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Time to go on a diet

Time to go on a diet

If you could still eat truffles, would you consider going on a three-word diet? This diet will produce the results you want. Promise! What follows are words that if cleansed from everyday vocabulary will create major changes in every area of your personal and business life.
 
Hope: This word really has fear implicit in its meaning. It can also stand in the way of desired results. For example, the next time your salesperson comes in and says, “We did our best. I hope we get the business,” tell them to give up hope and go back to “Do.” If you are not sure in your bones about something, “get jiggy with it.” Ask them, “Is there something else we can do right now?” If the answer is yes, do it. If the answer is “no,” better to think confidently the business is yours than to hope it is. Try on: “We got this one. I know. It is done.” Confidence brings in a whole different vibe to creating the reality you want.

Next word that should be as extinct as the dodo bird is “Try.” In my mind, when any goal, dream or objective is involved, “try” is for the meek of heart. To “try” is to already make room for failure. Warriors step into the fray no matter what. Many among us would rather forego chances of success than the risk of being disappointed in ourselves, which has us watch life from the sidelines. “Try” is implicit in its lack of commitment, but for those who take the road less traveled, “I will” denotes courage, warrior wisdom and the willingness to break out of the gate at a full-on run. If one fails after one commits, who cares? You had warrior spirit. You may not “look good,” but you are one of the rare birds (not dodo) that lives with courage and conviction and knows that commitment is all that moves mountains. Besides, in day-to-day life, it’s frustrating for the people around you. “Honey, will you pick up dinner tonight?” Response: “I’ll try.” Hmmmph … might go hungry.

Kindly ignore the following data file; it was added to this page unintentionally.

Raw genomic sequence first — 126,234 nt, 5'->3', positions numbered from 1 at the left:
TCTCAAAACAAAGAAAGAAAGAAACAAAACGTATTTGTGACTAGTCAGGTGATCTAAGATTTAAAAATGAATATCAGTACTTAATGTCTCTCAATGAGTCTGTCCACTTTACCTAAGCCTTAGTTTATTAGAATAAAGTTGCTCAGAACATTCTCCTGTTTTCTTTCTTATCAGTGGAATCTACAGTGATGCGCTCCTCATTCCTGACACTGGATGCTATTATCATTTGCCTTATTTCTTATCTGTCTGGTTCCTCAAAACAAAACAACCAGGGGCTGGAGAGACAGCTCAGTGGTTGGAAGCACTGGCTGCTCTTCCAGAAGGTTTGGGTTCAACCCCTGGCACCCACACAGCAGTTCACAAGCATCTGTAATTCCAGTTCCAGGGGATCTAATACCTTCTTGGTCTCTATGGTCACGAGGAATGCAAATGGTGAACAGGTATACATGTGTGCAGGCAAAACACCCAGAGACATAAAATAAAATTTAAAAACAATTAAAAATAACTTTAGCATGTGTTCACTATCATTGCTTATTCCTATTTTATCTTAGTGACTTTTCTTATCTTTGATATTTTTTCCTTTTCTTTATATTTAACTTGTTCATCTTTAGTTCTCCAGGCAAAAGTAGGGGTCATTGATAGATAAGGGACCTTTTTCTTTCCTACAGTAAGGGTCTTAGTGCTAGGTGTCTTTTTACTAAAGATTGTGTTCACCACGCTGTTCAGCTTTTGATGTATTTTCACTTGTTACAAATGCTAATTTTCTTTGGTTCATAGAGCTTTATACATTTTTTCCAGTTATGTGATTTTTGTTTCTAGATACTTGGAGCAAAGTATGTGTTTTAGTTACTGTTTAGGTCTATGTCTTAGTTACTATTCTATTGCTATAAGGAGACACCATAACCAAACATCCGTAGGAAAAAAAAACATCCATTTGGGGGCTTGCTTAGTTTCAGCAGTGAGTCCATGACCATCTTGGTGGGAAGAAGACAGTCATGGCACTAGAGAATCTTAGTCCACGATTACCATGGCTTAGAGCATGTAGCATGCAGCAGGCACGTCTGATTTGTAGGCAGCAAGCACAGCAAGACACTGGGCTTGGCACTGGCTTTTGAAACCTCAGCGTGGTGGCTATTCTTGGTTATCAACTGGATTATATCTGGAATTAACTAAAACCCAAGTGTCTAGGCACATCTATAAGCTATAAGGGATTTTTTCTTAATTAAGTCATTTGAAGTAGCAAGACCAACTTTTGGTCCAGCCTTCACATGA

Last diet tip: Let’s take on the word “Pursuit.” Look, I am a huge fan of Tommy Jefferson and the mates who penned the Declaration of Independence. I also understand context, so I capitulate to the term “in pursuit of happiness,” but for the rest of us? Pursuit is for chasing balls on the polo field and nighttime antics in any bar on earth. But to pursue is not to have. Why don’t more mentors tell us the future doesn’t exist but for what is happening in the present? Let’s not “pursue” happiness. Let’s declare happiness now. Let’s not “pursue” winning as something you need to be happy. Look around. You can easily find 20 reasons to be happy. Look at yourself and the faces of the people around you. Be happy for strengths and differences and wherever your journey may have taken you so far. If you can be happy for no reason at all you have already won. If not, “hope” no one finds out!

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